PMI New Hampshire Chapter

Identifying the Workforce Development Needs of Your Team


Identifying the Workforce Development Needs of Your Team
Presentation Review by Bernadette Donnelly



The October Chapter Meeting, “Identifying the Workforce Development Needs of Your Team”, was presented by Dr. Kathy DesRoches, Program Director for the Masters in Leadership Program at Granite State College.  Here is the review.

Why is developing teams Important?

When you manage a team, how well it performs often depends on how well you've trained and developed your people. Individuals need ongoing training and development to help them become more effective and take on bigger and more significant challenges/responsibilities. More than this, they need help learning new skills as the nature of their work—and of your organization—changes.

Too often, companies limit training and development to new hires and to people moving into new roles. This is a mistake because ongoing training helps people adjust to changing job requirements. It also creates a pool of qualified and available people, who are ready to step into new roles as your organization needs them. This practice helps you develop a more effective, efficient, productive, and motivated workforce. Done properly, this will ensure that you achieve your objectives and improve your competitive position. 

How do we know?

At Granite State College Dr. DesRoches is in a leadership role, serving faculty and students.  She is a respected business collaborator and is skilled at building productive teams.

Dr. DesRoches helps managers to identify needed workforce skills and ensures that training programs are in place.  This begins with clear job descriptions that define the requirements for each job function and an assessment of skills needed for successful project delivery.

Presentation exercises included a comparison of the O*NET online job description with an actual job description for a Project Manager, discussions about creating a team charter, and introduced the Belbin model of team strengths.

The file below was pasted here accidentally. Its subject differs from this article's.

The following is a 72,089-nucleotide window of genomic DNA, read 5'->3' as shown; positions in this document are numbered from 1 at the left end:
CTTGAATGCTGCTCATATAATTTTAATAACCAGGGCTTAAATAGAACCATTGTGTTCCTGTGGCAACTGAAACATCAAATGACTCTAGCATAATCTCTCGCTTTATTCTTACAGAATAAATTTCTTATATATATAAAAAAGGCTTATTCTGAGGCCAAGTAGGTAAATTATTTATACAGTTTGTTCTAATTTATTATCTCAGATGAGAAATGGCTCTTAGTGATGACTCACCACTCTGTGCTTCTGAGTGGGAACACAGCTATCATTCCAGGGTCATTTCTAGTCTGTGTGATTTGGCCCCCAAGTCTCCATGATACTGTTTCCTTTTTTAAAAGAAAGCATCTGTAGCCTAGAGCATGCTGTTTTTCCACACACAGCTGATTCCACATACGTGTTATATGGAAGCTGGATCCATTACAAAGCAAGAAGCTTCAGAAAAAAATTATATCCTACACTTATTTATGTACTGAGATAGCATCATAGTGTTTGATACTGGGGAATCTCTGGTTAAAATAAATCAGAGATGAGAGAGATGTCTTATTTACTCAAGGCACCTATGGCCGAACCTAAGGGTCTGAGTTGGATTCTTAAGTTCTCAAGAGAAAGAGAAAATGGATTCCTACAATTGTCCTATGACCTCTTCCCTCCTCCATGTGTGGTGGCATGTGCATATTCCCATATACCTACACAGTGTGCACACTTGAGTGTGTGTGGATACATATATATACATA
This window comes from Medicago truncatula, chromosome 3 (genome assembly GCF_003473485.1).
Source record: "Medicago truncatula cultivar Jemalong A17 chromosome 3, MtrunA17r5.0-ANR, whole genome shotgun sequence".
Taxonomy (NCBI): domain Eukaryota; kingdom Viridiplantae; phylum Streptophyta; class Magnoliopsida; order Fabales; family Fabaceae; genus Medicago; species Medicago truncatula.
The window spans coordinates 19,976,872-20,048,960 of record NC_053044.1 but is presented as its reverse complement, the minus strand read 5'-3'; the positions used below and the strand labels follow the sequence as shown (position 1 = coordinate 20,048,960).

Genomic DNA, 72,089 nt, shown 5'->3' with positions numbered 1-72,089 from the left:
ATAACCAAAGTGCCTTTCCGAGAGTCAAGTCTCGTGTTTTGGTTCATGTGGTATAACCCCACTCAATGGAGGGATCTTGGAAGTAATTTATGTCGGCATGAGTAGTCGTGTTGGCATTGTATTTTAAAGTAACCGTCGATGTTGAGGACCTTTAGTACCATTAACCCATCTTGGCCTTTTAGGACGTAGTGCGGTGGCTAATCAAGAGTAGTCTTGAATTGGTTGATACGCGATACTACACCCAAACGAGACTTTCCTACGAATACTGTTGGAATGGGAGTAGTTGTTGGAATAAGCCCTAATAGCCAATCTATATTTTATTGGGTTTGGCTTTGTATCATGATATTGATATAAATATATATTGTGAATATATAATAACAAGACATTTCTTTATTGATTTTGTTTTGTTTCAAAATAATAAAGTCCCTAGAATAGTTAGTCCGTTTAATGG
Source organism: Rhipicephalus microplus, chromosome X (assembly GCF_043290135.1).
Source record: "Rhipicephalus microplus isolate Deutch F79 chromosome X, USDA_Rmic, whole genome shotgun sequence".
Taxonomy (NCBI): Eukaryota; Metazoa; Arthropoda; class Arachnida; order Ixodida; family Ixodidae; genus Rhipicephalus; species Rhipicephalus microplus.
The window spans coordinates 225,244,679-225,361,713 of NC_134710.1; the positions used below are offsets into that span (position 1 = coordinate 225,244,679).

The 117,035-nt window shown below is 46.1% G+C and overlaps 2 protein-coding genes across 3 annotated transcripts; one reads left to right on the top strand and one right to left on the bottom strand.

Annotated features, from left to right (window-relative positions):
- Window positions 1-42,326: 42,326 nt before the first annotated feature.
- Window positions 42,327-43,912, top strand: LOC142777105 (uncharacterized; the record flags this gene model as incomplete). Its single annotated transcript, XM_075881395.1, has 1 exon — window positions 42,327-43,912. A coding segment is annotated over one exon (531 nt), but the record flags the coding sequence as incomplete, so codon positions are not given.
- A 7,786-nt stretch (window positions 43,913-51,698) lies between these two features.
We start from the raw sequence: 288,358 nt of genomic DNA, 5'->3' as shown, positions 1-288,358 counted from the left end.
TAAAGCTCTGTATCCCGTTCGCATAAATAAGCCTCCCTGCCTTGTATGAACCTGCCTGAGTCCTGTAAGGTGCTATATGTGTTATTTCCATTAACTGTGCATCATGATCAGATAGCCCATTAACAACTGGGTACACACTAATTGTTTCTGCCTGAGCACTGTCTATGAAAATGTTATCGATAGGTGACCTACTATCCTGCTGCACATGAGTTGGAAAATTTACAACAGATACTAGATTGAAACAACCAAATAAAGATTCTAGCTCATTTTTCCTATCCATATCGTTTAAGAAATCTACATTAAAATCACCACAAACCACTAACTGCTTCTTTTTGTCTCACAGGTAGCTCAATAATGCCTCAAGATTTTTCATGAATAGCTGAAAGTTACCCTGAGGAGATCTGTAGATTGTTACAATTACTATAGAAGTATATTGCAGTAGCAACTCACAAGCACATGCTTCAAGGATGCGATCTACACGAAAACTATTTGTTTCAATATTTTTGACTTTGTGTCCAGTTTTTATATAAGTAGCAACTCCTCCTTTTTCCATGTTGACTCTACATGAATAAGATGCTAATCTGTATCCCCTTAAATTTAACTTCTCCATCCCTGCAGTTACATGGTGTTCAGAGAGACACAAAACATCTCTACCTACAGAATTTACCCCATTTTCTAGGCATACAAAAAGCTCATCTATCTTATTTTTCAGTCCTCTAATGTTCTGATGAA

A lively discussion centered around Best Practices from previous projects.  Here are just some of the lessons learned discussed:

  • Get executive approval at the beginning of the project
  • Create a communications plan
  • Provide regular status to stakeholders based on their preferred methods
  • Don’t delay bad news
  • Define accountability
  • Match tasks with skills
  • Hold regular project meetings

Why should we care?

According to Dr. DesRoches, if there are productive people in your organization and on your team, it is more effective to improve skills than to replace them.  Even new workers with the right skills require time to understand the organizational mission, goals, and culture.

This is particularly important in today’s workplace, as experienced project managers are beginning to age out into retirement.


What should I do?

Here are some recommended tools and techniques for building more effective, productive teams:

  • Review project deliverables against the organization’s strategic plan.
  • Assess the skills required to meet project deliverables.
  • Review the job description for the people assigned to your team and complete a gap analysis.
  • Determine if training, mentoring, or coaching can bridge the gap or if new employees need to be hired.
  • Review best practices from other projects to further define practices.
  • Teams should create a charter that includes the mission, boundaries, resources, support, operations, and method of negotiation and agreement.


About Kathy DesRoches


Dr. Kathy DesRoches is the program director for the Masters in Leadership Program at Granite State College. In this faculty leadership role, she serves as an advisor to her students. Kathy is also the chair of the graduate curriculum committee. US News and World reports have awarded Granite State College the Best on-line graduate business program in 2017. The program is regionally accredited by the New England Association of Schools and Colleges. The program is offered in online, blended, and hybrid formats

Across New Hampshire, Kathy is a respected collaborator with business partners. In 2015, she was recognized by the New Hampshire Division of Economic Development with the Commissioner's Teamwork Award for her work developing a strategic training formation with Axenics, GE, Scotia Technology, and Titeflex. 

Prior to joining the College, DesRoches worked at Manchester Community College as the Director of Workforce Development. Kathy has connected numerous companies with New Hampshire Job Training Grants and provided training for thousands of employees across the state of New Hampshire. In addition, Kathy served in the past as the Director of Educational Programs at the University of New Hampshire's Technology Transfer Center. DesRoches holds a master's degree from the University of New Hampshire and a Doctorate in Education from Plymouth State University. 

Kathy DesRoches resides in Epsom, New Hampshire with her husband. She serves on numerous boards and is the chair of the planning board in the Town of Epsom, an elected position. In her free time, she practices yoga, organizes NHVegFest, reads; and knits.  


Bernadette Donnelly, M.S., PMP
Director of Publications
PMI New Hampshire Chapter